This is the week when we take our roos to the Amish butcher. Even though we’re not personally doing the butchering (been there, not doin that again!) it’s never easy. Especially cuz now we’ve had them a little longer and we can see individual personalities taking shape (yes, chickens are people too) and we have to remind ourselves that their lives were good, and that their dispatch will be swift and humane. And for the next year we’ll have that most heavenly chicken stock ever. So. This fall is it. I took down the fence, scrapped the metal and cut down the weeds around the run. Soon it will be back to grass. We’ll let the hens live out their lives; some will die of old age, some will go out for the day and won’t come back. It may yet be a few years yet before the last gal leaves us, so it’ll be a gentle goodbye. I suppose by the time Elihu graduates from college we’ll be wrapped up for good. But that’s all fine, because we’ve learned so much from raising them, and we’ve so enjoyed the lovely energy they’ve added to our homestead. Elihu will be studying aerospace engineering ALL because of his close experience with our birds. I thank them for my son’s growth and transformation. Our flock has helped my own son to take flight.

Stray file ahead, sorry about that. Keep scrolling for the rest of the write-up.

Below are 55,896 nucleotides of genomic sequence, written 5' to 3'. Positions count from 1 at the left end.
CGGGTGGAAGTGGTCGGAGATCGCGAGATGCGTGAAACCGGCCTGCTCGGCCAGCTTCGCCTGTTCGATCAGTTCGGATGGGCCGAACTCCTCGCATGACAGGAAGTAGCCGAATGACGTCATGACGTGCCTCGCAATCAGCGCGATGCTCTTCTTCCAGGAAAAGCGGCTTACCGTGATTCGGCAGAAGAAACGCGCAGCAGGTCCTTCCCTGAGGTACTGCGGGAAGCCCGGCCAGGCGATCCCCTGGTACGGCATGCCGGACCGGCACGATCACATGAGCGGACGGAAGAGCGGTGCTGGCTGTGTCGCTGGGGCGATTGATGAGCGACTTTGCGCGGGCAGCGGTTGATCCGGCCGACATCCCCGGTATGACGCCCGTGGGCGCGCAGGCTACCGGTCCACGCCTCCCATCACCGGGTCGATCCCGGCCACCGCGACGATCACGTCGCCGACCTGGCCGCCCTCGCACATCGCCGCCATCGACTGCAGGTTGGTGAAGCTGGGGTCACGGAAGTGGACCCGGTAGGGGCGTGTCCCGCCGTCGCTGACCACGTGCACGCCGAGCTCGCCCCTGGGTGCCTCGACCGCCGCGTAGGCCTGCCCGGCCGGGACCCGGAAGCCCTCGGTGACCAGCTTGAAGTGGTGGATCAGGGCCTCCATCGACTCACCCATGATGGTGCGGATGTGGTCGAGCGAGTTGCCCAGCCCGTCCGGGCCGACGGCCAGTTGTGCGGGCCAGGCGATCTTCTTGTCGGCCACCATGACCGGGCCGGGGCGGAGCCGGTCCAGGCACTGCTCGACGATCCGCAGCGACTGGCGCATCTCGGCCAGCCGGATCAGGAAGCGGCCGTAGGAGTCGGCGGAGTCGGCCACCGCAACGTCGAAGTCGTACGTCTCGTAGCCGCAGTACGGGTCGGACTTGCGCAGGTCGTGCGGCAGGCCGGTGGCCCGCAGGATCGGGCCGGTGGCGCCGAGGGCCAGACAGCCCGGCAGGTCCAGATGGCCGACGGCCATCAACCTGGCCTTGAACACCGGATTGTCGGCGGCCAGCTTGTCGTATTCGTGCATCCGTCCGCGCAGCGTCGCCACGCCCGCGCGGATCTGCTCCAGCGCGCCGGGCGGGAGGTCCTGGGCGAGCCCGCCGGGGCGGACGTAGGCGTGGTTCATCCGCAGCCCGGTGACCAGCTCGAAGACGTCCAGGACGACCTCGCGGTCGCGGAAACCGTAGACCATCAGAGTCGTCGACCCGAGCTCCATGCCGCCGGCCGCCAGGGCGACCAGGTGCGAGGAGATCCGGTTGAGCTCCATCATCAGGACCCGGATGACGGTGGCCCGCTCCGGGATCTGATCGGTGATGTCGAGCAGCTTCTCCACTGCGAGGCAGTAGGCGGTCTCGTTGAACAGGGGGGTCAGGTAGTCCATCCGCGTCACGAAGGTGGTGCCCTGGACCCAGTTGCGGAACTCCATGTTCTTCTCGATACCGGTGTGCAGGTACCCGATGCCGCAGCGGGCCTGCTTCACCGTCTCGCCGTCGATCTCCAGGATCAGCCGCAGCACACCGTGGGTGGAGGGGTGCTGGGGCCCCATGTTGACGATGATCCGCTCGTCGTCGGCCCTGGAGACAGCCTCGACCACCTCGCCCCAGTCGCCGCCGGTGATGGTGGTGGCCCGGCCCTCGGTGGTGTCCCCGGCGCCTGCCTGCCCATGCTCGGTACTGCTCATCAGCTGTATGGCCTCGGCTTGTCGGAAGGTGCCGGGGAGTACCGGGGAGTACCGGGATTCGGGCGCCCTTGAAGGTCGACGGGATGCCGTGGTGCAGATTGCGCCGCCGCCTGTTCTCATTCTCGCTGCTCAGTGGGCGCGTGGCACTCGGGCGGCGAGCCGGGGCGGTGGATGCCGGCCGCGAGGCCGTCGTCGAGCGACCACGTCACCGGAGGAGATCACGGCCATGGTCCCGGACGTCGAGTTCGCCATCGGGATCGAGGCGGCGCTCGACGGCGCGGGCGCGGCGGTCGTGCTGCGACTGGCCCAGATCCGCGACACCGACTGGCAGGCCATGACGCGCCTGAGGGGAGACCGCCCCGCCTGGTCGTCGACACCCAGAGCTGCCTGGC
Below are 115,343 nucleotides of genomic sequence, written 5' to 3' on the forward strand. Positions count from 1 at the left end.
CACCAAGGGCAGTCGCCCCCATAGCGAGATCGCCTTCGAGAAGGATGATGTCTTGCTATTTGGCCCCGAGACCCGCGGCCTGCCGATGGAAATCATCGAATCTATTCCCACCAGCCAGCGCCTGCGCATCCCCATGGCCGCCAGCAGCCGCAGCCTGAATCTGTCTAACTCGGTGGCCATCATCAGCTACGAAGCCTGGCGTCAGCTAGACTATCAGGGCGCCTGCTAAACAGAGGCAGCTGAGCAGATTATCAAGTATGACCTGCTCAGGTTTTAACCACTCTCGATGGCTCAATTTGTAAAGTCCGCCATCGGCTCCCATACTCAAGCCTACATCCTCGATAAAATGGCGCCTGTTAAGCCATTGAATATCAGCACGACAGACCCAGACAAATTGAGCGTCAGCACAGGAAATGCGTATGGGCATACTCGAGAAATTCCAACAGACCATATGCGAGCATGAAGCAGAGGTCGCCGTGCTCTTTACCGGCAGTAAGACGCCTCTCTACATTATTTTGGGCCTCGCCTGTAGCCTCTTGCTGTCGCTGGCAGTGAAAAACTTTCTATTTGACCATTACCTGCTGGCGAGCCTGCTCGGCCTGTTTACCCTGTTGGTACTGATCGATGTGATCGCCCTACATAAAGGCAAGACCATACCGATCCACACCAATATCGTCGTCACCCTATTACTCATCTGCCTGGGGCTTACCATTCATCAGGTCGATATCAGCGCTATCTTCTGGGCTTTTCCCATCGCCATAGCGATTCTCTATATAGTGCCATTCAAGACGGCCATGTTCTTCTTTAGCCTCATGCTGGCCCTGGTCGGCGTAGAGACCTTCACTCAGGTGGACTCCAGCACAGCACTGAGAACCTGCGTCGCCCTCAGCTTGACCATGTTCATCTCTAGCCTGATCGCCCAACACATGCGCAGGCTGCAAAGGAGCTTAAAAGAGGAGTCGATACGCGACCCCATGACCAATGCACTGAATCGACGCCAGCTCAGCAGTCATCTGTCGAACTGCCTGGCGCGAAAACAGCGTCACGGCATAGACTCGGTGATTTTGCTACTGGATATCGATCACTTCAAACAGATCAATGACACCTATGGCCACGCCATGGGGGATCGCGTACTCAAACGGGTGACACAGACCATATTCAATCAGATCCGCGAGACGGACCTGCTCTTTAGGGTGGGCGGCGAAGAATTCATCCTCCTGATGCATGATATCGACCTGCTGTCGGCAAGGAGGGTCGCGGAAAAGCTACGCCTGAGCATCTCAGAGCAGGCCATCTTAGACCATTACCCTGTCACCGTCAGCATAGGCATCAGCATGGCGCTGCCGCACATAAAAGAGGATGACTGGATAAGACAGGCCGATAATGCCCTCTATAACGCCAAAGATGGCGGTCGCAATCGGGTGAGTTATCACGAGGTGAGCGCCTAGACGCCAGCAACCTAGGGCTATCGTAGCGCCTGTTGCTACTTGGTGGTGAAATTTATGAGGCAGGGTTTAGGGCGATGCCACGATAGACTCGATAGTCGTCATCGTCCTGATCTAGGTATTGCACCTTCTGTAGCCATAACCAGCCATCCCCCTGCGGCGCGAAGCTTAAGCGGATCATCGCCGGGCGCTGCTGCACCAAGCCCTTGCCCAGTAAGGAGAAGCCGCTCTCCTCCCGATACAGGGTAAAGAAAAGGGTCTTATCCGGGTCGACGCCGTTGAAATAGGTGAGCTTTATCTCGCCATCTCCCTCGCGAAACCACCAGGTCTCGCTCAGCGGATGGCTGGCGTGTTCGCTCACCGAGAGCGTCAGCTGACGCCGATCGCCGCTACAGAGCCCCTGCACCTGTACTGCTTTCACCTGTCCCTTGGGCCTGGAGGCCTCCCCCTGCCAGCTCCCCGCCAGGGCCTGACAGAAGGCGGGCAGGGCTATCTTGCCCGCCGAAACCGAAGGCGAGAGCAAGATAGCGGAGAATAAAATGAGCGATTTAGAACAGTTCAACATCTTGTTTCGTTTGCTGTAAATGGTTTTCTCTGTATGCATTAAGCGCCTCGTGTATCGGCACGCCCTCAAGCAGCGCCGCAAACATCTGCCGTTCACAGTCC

That should bring you, dear readers. up to date on the goings-on at the Hillhouse. I’m tiring of preparing meals, of driving to and from school, of figuring out all things domestic. I’m tired, but I know I’ll be singing a song of lament one year hence when I find myself in a truly quiet house with all the time in the world to rest. I like being alone, but soon it’s gonna be a different kind of alone. It’ll be hard for me to see this chapter closed. You know. Out the window.

______________________________________________________________________________-

You can see Elihu’s work on the following links:

Elihu created this site just this week for his high school senior project, an endeavor which will likely continue into his college years:

AeroCraftco.com

Here’s the font of all things aviation in my kid’s life:

https://www.youtube.com/channel/UCiVVhQtWp7v-VP6tmUQ3Z0w/videos

And here is his tuba work, soon to contain his compositions:

https://www.youtube.com/channel/UCllXXtqBrYgYexW4F2YIytQ/videos

I crafted this site a while ago; it now seems out of date, although there are some nice images:

https://copterdude.com/

And finally, my Airbnb listing:

https://www.airbnb.com/rooms/37592189

 

Blue Moon, Red Fox August 1, 2015

A Blue Moon rose last night over Greenfield, and from my lovely spot here on the hill its rise was gorgeous. It’s been a week that’s run the gamut for me emotionally, and this was a good way to bring the week, and the month, to a close.